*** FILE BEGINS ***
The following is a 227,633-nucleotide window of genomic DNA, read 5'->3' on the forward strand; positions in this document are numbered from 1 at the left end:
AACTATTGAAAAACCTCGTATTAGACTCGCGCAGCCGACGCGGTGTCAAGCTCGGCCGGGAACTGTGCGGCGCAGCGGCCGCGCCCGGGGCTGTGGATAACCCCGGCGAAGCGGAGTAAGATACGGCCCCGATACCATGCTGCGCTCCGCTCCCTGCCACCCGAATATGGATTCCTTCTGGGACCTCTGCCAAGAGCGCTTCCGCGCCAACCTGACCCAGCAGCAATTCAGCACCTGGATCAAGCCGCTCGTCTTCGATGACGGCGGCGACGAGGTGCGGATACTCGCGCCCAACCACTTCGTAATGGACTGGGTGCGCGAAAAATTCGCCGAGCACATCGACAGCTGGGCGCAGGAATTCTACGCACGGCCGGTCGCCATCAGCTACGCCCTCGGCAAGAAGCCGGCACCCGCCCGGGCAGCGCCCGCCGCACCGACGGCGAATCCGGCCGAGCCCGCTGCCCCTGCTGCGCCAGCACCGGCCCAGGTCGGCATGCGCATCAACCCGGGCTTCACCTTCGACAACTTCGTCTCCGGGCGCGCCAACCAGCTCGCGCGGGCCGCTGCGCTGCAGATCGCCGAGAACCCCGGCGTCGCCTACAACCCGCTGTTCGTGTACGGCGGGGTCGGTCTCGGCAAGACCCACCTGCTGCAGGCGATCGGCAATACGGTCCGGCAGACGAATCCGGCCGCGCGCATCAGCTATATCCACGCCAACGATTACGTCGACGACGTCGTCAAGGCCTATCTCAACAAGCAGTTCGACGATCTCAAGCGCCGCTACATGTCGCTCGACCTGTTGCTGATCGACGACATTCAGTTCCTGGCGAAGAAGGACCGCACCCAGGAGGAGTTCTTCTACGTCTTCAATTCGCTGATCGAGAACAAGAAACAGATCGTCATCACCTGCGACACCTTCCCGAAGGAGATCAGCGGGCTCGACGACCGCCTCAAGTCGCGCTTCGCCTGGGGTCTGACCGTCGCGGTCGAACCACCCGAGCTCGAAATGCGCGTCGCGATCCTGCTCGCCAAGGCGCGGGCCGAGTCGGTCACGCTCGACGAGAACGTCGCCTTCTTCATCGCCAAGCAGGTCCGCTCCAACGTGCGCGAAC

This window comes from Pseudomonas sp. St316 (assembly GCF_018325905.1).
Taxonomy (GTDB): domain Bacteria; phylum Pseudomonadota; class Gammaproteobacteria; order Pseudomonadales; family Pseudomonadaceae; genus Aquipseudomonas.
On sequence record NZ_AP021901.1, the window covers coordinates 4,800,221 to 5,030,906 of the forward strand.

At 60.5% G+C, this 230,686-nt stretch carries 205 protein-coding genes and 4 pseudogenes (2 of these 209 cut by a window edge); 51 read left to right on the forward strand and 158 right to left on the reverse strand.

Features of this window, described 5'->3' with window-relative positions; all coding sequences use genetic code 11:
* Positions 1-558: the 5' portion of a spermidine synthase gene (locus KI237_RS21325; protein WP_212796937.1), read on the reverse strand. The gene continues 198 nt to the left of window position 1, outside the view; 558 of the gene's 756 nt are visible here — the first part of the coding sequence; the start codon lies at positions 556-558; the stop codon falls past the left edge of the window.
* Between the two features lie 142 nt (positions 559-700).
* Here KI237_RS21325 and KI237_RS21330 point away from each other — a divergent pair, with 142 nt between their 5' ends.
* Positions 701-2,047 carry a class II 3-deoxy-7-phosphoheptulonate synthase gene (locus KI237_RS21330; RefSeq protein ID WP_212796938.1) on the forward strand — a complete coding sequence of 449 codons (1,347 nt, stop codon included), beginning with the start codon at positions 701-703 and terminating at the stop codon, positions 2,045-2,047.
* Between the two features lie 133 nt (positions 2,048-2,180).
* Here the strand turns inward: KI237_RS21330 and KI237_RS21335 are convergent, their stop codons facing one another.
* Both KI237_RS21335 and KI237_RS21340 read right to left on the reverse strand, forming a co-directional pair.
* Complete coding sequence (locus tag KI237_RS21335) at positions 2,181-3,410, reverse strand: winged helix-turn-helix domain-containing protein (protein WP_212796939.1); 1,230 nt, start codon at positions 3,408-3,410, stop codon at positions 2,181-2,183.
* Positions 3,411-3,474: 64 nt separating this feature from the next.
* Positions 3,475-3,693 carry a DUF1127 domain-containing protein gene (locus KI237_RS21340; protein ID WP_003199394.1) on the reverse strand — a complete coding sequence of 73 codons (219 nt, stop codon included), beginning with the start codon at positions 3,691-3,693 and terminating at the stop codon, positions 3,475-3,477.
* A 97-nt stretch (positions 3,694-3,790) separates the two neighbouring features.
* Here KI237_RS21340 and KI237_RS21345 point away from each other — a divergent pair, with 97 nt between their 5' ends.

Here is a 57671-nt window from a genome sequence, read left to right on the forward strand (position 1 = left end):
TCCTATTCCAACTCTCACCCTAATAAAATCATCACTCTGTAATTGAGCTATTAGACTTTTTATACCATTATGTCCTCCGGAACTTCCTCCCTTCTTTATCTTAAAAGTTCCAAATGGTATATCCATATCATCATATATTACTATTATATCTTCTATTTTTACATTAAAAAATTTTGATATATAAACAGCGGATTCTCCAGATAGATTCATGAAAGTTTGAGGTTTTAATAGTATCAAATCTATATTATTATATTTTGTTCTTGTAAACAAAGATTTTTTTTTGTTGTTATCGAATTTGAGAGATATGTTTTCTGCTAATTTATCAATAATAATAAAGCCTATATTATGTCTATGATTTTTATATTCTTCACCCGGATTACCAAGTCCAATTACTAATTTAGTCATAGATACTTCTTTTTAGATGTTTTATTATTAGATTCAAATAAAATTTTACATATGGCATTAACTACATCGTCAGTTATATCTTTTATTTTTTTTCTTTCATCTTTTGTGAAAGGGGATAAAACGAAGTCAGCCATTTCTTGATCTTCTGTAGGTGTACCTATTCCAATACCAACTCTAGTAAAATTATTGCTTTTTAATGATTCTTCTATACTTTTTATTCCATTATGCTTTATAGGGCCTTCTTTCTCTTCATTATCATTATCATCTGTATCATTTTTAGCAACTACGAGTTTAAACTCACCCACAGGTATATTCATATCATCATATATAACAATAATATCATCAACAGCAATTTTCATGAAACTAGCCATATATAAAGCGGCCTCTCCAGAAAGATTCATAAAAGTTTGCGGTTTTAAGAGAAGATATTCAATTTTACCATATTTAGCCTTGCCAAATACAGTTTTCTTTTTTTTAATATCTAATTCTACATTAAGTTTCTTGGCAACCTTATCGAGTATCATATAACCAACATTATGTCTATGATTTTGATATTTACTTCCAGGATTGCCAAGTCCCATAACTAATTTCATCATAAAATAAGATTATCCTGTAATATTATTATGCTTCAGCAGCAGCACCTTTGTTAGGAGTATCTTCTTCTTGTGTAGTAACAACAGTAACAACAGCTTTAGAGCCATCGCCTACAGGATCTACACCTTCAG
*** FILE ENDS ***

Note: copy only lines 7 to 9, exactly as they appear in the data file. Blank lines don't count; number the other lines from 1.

Features of this window, described 5'->3' with window-relative positions; all coding sequences use genetic code 11:
* Positions 1-558: the 5' portion of a spermidine synthase gene (locus KI237_RS21325; protein WP_212796937.1), read on the reverse strand. The gene continues 198 nt to the left of window position 1, outside the view; 558 of the gene's 756 nt are visible here — the first part of the coding sequence; the start codon lies at positions 556-558; the stop codon falls past the left edge of the window.
* Between the two features lie 142 nt (positions 559-700).